The Paralegal Associate of Science degree at Newman University prepares students to enter the legal profession as a legal assistant, a profession experiencing record job growth in the United States. Legal assistants, or paralegals, can be found in an array of settings from private law firms to corporate legal departments to government agencies.

Degrees Offered See the program-specific requirements. (PDF)

Paralegal Associate of Science

Prominent Careers

The mission

The mission of the paralegal studies program is to provide a sound program of education for the training of paralegals that is sensitive to emerging concepts of the role of the paralegal in the effective delivery of legal services, both in the private and public sectors, and consistent with the principles of ethical legal practice and legal restrictions on the practice of law by laymen; to provide a program which is responsive to the needs of the legal profession, including the paralegal career field, and which is committed to the advancement of the legal profession through more effective methods and techniques of law practice.

What is a paralegal?

In the practice of law, many tasks formerly done by attorneys are now performed by paralegals, also called legal assistants. Often these tasks can be completed more promptly, efficiently and economically by paralegals.

By virtue of education, training or experience, paralegals assist attorneys in a wide variety of tasks which may include:

  • Gathering facts from clients and witnesses
  • Researching cases and statutes
  • Writing trial and appellate briefs
  • Preparing corporate instruments
  • Drafting pleadings
  • Preparing trial notebooks
  • Handling a multitude of procedural matters that require independent judgment, challenge and responsibility

Attorneys supervise paralegals and assume ultimate responsibility for the paralegals' work. Paralegals may not carry out duties which are considered to be the practice of law such as accepting clients, giving legal advice, setting legal fees or representing clients in the courtroom.

Where do paralegals work?

Many paralegals work in private law firms, corporate legal departments or various government agencies. They can work in many different areas of the law, including:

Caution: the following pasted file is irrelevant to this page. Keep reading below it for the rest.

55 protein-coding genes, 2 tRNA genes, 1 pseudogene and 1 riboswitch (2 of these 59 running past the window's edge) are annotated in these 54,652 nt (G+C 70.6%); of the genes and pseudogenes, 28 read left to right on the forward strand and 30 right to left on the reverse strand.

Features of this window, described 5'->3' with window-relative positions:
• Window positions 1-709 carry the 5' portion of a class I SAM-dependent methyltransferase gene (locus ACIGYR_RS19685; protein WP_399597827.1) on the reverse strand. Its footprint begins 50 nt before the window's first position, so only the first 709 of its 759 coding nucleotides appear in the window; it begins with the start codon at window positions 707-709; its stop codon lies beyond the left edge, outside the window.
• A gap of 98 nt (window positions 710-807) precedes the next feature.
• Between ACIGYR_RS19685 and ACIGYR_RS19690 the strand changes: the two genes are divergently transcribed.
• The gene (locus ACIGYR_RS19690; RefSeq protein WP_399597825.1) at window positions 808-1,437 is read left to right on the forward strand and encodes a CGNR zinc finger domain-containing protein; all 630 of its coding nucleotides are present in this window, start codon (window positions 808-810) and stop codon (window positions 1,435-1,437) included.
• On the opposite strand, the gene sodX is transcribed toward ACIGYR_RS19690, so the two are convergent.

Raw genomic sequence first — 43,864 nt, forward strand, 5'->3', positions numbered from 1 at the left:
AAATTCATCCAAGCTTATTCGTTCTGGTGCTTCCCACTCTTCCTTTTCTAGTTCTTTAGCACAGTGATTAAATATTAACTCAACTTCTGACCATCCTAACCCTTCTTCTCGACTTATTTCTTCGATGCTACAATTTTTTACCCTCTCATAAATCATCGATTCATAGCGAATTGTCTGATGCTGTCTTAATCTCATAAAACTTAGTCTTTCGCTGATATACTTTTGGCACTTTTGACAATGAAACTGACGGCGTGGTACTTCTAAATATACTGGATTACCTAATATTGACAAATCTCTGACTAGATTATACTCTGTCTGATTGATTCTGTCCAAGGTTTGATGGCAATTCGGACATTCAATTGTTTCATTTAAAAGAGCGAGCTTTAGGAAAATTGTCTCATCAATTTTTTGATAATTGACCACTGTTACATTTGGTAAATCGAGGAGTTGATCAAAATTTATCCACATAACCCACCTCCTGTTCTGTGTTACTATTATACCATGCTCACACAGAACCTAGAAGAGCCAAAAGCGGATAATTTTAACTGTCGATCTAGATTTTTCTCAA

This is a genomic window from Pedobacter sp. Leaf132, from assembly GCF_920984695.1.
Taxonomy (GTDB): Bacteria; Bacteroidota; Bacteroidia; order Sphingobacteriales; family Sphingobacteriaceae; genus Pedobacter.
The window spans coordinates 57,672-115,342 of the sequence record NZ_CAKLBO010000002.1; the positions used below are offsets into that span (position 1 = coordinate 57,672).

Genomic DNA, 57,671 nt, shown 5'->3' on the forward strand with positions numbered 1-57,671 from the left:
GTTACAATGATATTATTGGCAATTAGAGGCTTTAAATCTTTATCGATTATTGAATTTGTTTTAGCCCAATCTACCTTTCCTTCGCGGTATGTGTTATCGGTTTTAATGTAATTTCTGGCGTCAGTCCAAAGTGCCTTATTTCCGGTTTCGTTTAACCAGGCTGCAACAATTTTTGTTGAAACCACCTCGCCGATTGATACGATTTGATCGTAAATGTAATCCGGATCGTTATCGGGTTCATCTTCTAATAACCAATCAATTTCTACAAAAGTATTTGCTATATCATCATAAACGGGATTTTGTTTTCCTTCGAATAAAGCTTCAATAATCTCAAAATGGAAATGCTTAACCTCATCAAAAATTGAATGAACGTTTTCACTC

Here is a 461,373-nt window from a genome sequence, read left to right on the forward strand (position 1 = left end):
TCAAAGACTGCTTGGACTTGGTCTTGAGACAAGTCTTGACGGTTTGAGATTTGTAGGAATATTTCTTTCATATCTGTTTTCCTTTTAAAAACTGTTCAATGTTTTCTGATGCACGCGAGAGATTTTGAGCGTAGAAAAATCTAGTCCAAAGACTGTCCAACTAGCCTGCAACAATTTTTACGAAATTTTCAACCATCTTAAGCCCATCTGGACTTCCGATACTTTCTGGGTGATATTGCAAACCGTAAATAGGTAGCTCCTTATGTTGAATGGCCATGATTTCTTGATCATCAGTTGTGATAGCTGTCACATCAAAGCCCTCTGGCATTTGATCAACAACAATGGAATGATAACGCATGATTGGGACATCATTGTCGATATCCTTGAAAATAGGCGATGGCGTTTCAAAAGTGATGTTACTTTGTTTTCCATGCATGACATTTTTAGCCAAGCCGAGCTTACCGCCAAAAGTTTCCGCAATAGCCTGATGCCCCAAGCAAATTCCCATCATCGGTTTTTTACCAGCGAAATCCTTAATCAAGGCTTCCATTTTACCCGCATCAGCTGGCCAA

• Civil litigation
  • Personal injury
  • Workers’ compensation
  • Corporate law
  • Criminal law
  • Employment law
  • Family law
  • Bankruptcy
  • Estate administration
  • Property law

Paralegal duties vary extensively depending on the type of organization in which they are employed. Check out the USAJOBS website for job openings and salaries.

What do paralegals make?

Nationally, according to the US Department of Labor Occupational Outlook Handbook, the median annual wage for paralegals and legal assistants was $46,990 in May 2012. Employment of paralegals and legal assistants is projected to grow 17 percent from 2012 to 2022, faster than the average for all occupations.

A variety of annual incomes have been reported by our graduates. Annual starting salaries ranged from $16,000 to $33,000 with an average of $21,421. Five years after earning the paralegal degree, annual salaries ranged from $19,000 to $47,000 with an average of $29,848.

Licensure or Certification

At present, paralegals are not required to be licensed or certified in order to be employable. A voluntary certification examination is sponsored by the National Association of Legal Assistants. Successful completion of the exam entitles a paralegal to use the designation Certified Legal Assistant (CLA).

The National Federation of Paralegal Associations sponsors the Professional Advanced Competency Exam which is also a voluntary exam. Paralegals who pass this exam may use the designation Registered Paralegal (RP).

More Information




Newman University is accredited by the Higher Learning Commission located at 30 N. LaSalle St., Suite 2400, Chicago, IL 60602-2504; (800) 621-7440.

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